Quick Hit: Beautifully animated, this European/Asian collaboration from Studio Ghibli will be enjoyable for most.
Studio Ghibli, who we had the pleasure of covering once before with the excellent Spirited Away. Is one of the gems of the animation world. That’s why when I heard the absolutely bonkers premise behind the newest work from Ghibli, I knew I would eventually get around to watch it.
The Red Turtle (or La Tortue Rouge) does not disappoint in regards to animation style. The movie immediately plunges (no pun intended) you into the story of a man lost at sea. Eventually he finds his way to an island, and we get an animated version of Cast Away. The man struggles to free himself from the island, only to be rejected time and again by a – first unseen – Red Turtle.
After the man recognizes his attempts to leave the island are becoming futile, the Turtle eventually becomes a woman (I couldn’t make this up if I tried). They then reproduce, and Turtle Boy (as the name I lovingly bestowed him as) lives out his life and eventually leaves his hybrid parents. It’s a wild story that has all kinds of meta meanings, but I’m not here to try and pull meaning from it (ok, maybe a little bit).
The animation is beautiful. The majority of the animation is hand drawn and simplistic, with only the occasional computer generated wave making an appearance. The characters are simply drawn and have small expressions, but not much more is needed. The only dialogue is the occasional unintelligible shout, and there is really very little sound outside of the classical score. The film allows you to focus on what matters, which is the story and the feeling created by it. I really enjoyed parts of it, when it wasn’t quite so weird (like the woman and the man rising up into the sky).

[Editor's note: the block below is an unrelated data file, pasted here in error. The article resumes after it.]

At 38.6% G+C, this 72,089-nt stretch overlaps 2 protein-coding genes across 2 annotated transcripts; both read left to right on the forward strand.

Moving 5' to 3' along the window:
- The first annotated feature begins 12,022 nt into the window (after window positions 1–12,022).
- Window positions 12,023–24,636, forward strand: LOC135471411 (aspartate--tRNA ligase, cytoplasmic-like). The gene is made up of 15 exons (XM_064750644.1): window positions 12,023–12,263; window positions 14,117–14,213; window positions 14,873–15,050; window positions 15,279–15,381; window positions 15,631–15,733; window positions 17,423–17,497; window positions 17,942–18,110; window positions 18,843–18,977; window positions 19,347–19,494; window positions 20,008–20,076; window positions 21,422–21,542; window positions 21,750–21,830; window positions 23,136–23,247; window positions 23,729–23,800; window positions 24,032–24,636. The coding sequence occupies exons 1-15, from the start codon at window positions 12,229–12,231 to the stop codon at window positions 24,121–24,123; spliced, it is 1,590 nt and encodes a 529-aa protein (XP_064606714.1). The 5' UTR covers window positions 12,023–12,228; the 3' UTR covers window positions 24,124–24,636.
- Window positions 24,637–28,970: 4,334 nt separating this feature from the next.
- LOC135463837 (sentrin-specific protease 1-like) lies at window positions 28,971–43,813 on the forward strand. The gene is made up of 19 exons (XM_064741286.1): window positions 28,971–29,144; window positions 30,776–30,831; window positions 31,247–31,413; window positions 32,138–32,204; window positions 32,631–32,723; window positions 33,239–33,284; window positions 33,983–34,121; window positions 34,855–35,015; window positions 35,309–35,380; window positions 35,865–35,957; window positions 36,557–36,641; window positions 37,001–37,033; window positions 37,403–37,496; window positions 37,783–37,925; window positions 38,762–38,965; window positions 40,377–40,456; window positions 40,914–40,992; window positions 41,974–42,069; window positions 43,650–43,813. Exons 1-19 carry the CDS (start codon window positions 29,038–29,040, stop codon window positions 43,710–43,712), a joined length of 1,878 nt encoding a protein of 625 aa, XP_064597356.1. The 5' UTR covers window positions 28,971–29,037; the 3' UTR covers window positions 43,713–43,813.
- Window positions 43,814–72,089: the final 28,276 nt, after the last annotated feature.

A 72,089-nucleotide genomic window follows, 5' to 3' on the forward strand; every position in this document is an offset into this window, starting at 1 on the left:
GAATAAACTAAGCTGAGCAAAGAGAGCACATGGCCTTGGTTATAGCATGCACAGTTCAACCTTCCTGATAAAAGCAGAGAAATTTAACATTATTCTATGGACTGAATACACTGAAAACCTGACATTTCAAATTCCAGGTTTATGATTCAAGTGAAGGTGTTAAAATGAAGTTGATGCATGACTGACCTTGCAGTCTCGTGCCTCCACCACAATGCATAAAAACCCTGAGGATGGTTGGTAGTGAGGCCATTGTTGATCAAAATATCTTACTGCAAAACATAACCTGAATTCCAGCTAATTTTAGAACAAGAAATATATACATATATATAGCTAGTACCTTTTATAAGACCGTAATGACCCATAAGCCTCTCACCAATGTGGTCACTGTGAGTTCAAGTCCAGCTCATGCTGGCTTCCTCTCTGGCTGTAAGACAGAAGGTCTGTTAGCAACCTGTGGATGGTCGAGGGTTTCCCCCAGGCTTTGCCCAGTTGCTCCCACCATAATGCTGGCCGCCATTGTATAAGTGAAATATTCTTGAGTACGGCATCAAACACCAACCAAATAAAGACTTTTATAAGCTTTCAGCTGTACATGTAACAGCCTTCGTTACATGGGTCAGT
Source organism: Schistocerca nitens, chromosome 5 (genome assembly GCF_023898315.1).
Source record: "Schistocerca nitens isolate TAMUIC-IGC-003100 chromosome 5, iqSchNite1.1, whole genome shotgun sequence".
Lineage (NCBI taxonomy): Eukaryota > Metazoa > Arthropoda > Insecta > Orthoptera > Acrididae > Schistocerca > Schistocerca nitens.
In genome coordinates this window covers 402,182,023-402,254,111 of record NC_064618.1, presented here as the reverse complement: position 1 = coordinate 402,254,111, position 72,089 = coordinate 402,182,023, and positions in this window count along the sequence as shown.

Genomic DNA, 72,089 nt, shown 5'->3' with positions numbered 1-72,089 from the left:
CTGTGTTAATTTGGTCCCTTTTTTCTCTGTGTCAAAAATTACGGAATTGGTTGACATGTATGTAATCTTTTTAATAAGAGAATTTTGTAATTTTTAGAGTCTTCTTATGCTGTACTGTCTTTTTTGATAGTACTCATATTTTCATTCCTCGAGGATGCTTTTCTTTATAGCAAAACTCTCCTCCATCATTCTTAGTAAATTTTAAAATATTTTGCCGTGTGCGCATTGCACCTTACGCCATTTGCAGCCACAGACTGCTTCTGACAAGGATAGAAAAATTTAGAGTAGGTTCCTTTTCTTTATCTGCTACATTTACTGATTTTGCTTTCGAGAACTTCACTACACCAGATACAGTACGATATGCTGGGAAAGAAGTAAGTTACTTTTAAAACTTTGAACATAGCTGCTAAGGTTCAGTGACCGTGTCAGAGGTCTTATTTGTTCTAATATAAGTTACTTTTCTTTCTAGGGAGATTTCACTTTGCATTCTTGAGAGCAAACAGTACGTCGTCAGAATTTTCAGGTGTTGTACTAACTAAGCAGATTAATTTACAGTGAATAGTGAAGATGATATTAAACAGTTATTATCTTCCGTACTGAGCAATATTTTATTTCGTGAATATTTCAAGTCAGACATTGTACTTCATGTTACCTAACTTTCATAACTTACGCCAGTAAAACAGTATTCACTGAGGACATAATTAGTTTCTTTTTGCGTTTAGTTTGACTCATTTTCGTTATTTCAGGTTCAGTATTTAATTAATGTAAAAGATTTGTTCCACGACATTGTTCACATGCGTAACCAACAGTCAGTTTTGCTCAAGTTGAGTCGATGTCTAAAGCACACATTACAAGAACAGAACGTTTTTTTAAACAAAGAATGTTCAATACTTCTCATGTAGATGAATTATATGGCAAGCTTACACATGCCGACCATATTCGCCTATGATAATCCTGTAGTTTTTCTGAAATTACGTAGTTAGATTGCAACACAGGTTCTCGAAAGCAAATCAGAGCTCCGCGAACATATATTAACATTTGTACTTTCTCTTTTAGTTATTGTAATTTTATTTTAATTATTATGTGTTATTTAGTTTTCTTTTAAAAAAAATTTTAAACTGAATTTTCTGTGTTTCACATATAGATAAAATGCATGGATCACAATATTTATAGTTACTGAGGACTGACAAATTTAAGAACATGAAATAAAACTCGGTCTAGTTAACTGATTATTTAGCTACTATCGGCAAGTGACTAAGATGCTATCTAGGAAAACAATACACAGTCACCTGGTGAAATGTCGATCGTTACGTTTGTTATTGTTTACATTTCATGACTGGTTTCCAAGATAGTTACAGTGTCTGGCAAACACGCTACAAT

I think the part I enjoyed most was how there were very few scenes that didn’t involve something happening, which is impressive considering there is a small amount of people on an island. There’s nary ten minutes when there isn’t huge waves, someone falling into a hole, or a turtle randomly appearing. It’s all flanked by some amusing moments with animated crabs, in a typical Ghibli style.
This film is good but not perfect, as I stated. It gets a bit too much in the metaphysical, and that lost my interest for a while. Overall, the film is a solid animated feature that is beautiful to behold. I’m giving it a “B”.
For more on this film, check out IMDB.
"All work and no play makes Jack a dull boy"